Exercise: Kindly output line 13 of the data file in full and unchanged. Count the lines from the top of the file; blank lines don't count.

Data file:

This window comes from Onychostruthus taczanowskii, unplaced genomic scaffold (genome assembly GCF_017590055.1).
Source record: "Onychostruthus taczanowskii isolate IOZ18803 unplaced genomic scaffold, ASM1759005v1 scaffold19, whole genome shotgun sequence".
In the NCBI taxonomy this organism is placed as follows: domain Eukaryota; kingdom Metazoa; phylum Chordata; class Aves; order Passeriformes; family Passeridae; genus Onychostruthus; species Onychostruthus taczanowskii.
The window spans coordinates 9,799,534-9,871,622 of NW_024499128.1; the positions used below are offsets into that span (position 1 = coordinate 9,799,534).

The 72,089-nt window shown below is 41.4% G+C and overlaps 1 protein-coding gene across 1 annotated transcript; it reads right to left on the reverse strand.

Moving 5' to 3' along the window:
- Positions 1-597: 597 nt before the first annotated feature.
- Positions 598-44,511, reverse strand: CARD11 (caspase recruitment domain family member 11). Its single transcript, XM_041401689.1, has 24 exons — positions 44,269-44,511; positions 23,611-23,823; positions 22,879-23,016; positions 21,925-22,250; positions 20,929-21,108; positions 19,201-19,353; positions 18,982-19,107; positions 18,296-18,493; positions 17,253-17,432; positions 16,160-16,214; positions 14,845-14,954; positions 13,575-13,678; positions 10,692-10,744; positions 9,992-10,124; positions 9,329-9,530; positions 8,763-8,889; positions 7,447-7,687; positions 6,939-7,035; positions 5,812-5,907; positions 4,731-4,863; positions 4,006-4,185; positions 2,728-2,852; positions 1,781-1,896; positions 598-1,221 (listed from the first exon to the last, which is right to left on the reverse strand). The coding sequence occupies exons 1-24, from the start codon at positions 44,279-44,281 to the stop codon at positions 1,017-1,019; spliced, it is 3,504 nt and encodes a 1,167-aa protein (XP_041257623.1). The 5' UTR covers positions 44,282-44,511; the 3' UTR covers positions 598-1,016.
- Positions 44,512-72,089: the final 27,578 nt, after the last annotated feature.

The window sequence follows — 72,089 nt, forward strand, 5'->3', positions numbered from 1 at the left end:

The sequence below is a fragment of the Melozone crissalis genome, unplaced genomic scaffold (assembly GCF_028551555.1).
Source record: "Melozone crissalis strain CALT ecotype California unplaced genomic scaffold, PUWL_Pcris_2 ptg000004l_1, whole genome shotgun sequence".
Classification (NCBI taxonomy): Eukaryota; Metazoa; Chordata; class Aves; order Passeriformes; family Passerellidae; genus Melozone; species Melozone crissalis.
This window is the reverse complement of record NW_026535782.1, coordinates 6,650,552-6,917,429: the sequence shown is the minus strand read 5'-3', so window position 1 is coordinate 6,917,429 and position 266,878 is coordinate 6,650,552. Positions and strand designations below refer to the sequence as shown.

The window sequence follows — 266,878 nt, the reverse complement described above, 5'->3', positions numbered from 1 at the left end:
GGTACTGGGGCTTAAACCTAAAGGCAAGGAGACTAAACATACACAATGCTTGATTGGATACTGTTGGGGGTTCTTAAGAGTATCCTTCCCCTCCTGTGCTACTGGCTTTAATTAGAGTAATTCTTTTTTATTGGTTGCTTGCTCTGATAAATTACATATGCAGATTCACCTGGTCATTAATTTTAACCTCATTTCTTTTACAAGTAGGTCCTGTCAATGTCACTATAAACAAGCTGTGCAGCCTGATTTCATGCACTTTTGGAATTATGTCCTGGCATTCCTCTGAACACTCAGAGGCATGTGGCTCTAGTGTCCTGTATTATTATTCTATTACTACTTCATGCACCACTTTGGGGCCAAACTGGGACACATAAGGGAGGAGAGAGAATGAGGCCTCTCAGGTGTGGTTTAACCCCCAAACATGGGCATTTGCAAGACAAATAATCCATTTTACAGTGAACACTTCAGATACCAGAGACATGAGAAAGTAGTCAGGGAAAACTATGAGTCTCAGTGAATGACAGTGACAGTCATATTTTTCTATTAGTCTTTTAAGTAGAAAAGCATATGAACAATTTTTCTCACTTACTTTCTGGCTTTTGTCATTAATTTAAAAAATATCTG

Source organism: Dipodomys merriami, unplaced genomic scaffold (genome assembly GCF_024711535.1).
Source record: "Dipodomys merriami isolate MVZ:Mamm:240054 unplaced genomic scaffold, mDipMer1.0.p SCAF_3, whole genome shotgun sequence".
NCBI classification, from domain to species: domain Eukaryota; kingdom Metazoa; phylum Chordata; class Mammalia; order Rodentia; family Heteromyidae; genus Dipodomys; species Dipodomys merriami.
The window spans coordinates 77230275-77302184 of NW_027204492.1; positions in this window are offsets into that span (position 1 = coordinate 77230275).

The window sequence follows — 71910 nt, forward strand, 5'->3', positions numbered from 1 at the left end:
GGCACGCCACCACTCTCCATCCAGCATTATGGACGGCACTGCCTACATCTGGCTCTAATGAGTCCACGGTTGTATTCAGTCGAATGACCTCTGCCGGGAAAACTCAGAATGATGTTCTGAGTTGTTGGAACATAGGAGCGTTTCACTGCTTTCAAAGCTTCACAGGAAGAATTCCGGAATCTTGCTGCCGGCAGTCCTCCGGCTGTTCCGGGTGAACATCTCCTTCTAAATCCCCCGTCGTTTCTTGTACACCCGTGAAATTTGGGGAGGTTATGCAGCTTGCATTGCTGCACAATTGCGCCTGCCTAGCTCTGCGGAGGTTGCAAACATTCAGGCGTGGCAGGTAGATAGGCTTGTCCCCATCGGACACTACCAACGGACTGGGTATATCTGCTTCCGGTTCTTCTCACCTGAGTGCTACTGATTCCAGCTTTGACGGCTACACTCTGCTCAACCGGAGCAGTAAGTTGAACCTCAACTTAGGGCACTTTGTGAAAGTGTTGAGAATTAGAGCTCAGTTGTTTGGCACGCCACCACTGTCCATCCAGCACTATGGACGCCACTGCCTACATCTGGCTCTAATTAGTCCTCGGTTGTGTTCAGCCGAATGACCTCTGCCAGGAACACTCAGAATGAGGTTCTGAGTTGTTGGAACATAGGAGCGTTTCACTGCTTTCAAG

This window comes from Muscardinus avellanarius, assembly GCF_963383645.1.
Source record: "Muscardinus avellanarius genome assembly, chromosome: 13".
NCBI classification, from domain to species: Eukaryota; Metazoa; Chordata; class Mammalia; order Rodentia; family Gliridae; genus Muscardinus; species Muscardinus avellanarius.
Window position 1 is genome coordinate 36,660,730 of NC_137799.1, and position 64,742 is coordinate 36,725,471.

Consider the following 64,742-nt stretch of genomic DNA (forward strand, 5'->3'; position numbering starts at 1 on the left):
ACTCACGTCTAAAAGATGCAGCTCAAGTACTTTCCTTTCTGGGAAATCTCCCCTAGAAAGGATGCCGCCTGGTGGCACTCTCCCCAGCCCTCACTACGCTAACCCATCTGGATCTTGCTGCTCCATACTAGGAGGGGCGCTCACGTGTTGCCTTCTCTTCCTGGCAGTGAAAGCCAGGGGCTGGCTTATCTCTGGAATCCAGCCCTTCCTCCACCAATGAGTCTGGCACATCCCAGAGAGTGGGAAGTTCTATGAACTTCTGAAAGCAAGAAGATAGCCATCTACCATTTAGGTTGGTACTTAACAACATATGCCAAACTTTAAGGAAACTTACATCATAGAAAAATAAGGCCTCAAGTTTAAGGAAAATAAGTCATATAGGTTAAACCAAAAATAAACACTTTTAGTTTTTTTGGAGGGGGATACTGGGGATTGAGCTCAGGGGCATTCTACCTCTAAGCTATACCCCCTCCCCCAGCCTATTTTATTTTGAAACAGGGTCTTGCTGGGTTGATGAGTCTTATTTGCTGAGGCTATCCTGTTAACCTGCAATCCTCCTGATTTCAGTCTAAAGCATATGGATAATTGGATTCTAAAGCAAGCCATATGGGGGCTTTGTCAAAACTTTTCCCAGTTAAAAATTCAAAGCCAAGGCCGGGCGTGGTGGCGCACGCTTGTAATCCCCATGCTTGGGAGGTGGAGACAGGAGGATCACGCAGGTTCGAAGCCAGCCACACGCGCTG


Classification (NCBI taxonomy): Eukaryota; Metazoa; Chordata; class Aves; order Passeriformes; family Passerellidae; genus Melozone; species Melozone crissalis.